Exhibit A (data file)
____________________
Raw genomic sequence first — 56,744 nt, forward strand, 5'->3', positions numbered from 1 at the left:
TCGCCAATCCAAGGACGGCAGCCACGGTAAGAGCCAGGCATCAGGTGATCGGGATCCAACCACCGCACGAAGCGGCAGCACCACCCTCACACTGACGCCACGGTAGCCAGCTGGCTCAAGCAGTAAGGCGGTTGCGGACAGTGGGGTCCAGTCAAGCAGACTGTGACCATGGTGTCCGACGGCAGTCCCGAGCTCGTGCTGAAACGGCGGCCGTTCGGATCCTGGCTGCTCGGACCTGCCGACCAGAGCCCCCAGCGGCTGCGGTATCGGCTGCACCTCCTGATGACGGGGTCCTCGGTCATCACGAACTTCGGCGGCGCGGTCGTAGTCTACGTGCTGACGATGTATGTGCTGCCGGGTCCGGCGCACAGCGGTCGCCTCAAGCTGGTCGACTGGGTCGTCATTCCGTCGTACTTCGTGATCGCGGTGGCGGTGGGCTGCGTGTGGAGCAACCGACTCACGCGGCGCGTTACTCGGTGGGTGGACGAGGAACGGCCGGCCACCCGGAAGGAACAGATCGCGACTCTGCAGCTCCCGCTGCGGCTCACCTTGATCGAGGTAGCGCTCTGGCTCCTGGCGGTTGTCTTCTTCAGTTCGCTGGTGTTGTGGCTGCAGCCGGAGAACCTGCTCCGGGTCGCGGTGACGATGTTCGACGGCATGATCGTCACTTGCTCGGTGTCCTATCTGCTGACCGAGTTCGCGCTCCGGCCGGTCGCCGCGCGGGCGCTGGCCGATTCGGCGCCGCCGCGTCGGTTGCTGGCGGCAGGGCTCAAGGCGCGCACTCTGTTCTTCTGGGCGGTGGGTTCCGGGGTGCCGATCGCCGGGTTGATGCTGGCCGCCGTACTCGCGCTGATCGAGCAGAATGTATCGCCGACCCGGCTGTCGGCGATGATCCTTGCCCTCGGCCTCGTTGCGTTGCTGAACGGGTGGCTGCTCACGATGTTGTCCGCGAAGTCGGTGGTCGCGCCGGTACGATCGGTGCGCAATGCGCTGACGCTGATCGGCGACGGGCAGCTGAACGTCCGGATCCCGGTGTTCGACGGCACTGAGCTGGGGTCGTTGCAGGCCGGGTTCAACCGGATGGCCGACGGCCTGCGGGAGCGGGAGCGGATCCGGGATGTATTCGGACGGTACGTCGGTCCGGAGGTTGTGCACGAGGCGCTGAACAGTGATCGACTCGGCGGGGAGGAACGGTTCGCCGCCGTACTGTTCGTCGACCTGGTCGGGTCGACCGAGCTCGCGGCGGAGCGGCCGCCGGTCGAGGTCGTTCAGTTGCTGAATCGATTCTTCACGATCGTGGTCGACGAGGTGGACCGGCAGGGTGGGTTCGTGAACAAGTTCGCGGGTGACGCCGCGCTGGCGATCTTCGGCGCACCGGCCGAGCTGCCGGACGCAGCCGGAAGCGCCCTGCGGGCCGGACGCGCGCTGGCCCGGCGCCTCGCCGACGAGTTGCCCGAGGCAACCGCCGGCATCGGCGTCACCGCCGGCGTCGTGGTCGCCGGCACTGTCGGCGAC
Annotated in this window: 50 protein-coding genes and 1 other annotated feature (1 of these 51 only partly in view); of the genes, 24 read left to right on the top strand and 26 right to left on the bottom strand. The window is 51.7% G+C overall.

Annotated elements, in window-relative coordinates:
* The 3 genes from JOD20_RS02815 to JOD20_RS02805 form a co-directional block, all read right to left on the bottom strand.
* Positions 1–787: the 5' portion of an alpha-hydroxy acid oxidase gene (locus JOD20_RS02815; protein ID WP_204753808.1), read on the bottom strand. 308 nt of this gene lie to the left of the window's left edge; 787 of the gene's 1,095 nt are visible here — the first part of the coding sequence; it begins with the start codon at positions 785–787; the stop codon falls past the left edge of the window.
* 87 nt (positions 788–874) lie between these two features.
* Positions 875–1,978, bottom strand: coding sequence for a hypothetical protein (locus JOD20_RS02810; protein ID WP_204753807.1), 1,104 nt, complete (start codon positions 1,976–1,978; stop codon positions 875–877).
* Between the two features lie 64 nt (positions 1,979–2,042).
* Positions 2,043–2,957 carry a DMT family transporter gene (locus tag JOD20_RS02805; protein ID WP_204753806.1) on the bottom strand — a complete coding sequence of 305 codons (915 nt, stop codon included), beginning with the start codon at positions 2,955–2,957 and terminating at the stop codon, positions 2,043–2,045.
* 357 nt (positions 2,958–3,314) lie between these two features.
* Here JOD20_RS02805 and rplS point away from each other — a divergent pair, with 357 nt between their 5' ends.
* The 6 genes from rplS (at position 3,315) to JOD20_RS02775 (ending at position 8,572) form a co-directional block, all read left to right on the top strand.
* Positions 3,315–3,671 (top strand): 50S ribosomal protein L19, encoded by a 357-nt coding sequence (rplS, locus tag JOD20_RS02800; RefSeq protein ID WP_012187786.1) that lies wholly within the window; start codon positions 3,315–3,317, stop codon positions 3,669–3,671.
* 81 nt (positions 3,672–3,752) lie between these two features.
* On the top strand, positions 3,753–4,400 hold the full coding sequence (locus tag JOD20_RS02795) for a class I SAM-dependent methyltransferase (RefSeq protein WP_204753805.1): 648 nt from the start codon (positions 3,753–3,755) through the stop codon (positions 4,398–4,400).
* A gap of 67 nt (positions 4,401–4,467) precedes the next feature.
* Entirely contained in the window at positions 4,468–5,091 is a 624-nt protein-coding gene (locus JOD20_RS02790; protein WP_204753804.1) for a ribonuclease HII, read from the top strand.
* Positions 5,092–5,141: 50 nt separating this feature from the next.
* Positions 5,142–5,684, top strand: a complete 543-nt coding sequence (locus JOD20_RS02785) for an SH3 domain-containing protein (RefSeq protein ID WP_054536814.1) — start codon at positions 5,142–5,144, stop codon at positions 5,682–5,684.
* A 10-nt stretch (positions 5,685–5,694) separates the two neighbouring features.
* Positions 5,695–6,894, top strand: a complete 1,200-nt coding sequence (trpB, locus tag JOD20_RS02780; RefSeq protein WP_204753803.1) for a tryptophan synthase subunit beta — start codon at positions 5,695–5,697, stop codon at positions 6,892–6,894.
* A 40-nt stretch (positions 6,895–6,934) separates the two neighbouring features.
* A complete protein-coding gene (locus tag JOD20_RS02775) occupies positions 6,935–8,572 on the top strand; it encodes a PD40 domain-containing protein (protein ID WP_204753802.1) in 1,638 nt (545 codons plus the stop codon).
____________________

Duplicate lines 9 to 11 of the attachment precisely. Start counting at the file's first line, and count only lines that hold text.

* Between the two features lie 64 nt (positions 1,979–2,042).
* Positions 2,043–2,957 carry a DMT family transporter gene (locus tag JOD20_RS02805; protein ID WP_204753806.1) on the bottom strand — a complete coding sequence of 305 codons (915 nt, stop codon included), beginning with the start codon at positions 2,955–2,957 and terminating at the stop codon, positions 2,043–2,045.
* 357 nt (positions 2,958–3,314) lie between these two features.